Help with Writing Concept mapping
An overview of concept mapping
This is a 1997 article by Eric Plotnick, from the ERIC Clearinghouse on Information and Technology Syracuse NY
In the 1960s, Joseph D. Novak (1993) at Cornell University began to study the concept mapping technique. His work was based on the theories of David Ausubel (1968), who stressed the importance of prior knowledge in being able to learn about new concepts. Novak concluded that "Meaningful learning involves the assimilation of new concepts and propositions into existing cognitive structures." A concept map is a graphical representation where nodes (points or vertices) represent concepts, and links (arcs or lines) represent the relationships between concepts. The concepts, and sometimes the links, are labeled on the concept map. The links between the concepts can be one-way, two-way, or non-directional. The concepts and the links may be categorized, and the concept map may show temporal or causal relationships between concepts.
Concept mapping is a type of knowledge representation. Jonassen & Grabowski (1993, p. 433) state that structural knowledge may be seen as a separate type of knowledge. "Structural knowledge provides the conceptual basis for why. It describes how prior knowledge is interconnected. Structural knowledge is most often depicted in terms of some sort of concept map that visually describes the relationships between ideas in a knowledge domain." Representing knowledge in the visual format of a concept map allows one to gain an overview of a domain of knowledge. Because the nodes contain only a keyword or a short sentence, more interpretation is required of the reader, but this may be positive. Concept mapping can be used for several purposes:
–To generate ideas (brainstorming);
Visual representation has several advantages:
–Visual symbols are quickly and easily recognized;
(1) Creativity Tool: Drawing a concept map can be compared to participating in a brainstorming session. As one puts ideas down on paper without criticism, the ideas become clearer and the mind becomes free to receive new ideas. These new ideas may be linked to ideas already on the paper, and they may also trigger new associations leading to new ideas.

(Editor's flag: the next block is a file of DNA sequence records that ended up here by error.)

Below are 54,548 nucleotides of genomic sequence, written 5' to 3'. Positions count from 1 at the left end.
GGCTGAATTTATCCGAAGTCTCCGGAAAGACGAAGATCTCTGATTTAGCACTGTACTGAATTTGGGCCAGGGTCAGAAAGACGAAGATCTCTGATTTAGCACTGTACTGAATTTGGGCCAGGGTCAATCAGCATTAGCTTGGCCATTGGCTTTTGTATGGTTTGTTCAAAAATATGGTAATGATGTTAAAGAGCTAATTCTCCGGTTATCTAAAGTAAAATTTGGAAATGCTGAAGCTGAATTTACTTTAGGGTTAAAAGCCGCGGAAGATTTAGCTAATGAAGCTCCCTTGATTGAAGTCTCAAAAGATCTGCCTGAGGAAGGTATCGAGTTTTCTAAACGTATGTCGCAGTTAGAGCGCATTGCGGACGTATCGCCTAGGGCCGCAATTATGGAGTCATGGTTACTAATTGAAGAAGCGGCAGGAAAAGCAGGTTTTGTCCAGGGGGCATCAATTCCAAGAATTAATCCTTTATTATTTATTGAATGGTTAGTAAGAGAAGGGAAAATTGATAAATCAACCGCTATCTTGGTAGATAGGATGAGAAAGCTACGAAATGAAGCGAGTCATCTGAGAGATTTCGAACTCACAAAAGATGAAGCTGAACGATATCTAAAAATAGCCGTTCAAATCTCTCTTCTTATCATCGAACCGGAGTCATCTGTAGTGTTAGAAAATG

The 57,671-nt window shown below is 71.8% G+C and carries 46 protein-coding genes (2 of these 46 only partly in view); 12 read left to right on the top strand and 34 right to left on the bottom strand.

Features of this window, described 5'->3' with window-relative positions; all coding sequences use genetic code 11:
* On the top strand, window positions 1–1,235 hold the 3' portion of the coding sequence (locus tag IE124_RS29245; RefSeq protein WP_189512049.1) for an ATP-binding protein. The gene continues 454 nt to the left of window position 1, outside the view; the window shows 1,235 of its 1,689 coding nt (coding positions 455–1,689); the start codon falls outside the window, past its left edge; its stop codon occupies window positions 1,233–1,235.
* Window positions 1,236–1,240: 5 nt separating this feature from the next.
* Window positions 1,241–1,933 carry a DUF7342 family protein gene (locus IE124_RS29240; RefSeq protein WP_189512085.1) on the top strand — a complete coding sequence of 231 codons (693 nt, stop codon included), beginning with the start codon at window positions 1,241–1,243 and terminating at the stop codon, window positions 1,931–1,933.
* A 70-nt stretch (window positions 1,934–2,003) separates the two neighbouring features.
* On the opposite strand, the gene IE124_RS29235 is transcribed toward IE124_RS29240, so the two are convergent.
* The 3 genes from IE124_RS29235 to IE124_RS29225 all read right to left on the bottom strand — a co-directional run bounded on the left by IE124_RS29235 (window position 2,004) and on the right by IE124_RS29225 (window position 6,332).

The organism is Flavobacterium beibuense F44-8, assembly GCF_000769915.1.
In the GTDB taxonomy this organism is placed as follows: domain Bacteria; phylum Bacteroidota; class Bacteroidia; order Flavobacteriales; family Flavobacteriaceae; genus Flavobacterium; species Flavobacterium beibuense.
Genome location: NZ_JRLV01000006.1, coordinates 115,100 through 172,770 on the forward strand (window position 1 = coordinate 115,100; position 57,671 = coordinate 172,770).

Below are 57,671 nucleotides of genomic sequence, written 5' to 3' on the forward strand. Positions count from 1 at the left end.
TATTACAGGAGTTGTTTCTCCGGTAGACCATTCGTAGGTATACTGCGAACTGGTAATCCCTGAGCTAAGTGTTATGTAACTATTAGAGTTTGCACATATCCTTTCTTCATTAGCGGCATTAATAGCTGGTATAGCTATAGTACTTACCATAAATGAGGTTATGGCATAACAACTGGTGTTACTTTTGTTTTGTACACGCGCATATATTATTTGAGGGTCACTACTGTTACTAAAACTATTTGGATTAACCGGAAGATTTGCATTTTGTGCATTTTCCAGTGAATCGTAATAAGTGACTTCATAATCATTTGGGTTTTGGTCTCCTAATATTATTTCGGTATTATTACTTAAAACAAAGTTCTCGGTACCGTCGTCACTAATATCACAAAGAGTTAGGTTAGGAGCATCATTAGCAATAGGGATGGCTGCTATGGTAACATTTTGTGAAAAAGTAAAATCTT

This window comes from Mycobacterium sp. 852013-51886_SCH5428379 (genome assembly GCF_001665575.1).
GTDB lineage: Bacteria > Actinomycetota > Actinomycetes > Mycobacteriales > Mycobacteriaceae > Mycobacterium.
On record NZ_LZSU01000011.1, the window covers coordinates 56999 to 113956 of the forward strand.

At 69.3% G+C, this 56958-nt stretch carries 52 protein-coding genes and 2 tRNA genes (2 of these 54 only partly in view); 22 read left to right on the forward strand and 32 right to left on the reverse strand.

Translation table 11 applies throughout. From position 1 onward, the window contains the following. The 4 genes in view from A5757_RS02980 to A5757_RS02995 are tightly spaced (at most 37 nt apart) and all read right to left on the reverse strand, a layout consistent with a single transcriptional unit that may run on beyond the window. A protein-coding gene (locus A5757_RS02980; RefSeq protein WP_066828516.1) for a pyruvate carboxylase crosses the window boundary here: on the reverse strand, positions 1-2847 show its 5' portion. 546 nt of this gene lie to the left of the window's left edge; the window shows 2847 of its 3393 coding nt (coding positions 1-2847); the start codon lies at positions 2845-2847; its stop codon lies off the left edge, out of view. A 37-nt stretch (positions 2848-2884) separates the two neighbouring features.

Jonassen (1990) proposes that few of the computer tools used today for learning have been designed as learning tools. Usually educators use existing tools for teaching purposes. According to Jonassen, concept mapping computer tools belong to the rare category of computer tools that were designed specifically for learning. Some of the advantages of computer support for concept mapping include:
–Ease of adaptation and manipulation: Once you have a concept map on paper, try to fit in those forgotten concepts or the ideas you came up with overnight and you will know the advantages of computer assisted concept mapping. Anderson-Inman and Zeitz (1993) compare the use of the concept mapping program "Inspiration" (see below) with the paper-and-pencil approach and found that using this program "encourages revisions to the concept map because deletions, additions, and changes are accomplished quickly and easily."
Inspiration (http://www.inspiration.com/) is currently one of the most popular computer software programs for creating concept maps. Organization of concepts, and brainstorming and mapping of ideas are mentioned in the User’s Manual (Inspiration Software Inc., 1994) as primary functions of this program. The graphical capabilities of Inspiration make it an outstanding program for creating graphs for presentation purposes. Nodes may be shown in many different useful preset and user-defined shapes. Links may be straight or curved and may be labeled. Arrowheads may be placed on any side, and everything may be set to any color.
Concept mapping is a technique for representing the structure of information visually. There are several uses for concept mapping, such as idea generation, design support, communication enhancement, learning enhancement, and assessment. A wide range of computer software for concept mapping is now available for most of the popular computers used in education.
Anderson-Inman, L.,& Zeitz, L. (1993, August/September). Computer-based concept-mapping: Active studying for active learners. "Computing Teacher," 21(1). 6-8, 10-11. (EJ 469 254).
Ausubel, D. (1968). "Educational psychology: A cognitive view." New York: Holt, Rinehart, and Winston.
I’ve seen comments from people who have looked at mindmapping but never used the technique: "I never know what to do with the mindmap once I’ve got it." Well, here’s one answer.
Here’s a view of creativity worth reading. It mentions mindmapping only briefly but it does provide a hint to one of the ways around creative blockage. I’ve added one of my own at the foot.
Mind mapping can help with creativity – it frees you from the rigidity of lists for example – and with its visual approach stimulates alternative ways of viewing a problem. But here, Joann adds a barrage of other techniques to help you crack barriers to creativity.
I didn’t see why this shouldn’t work all the year round. No need to wait for the New Year – here it is.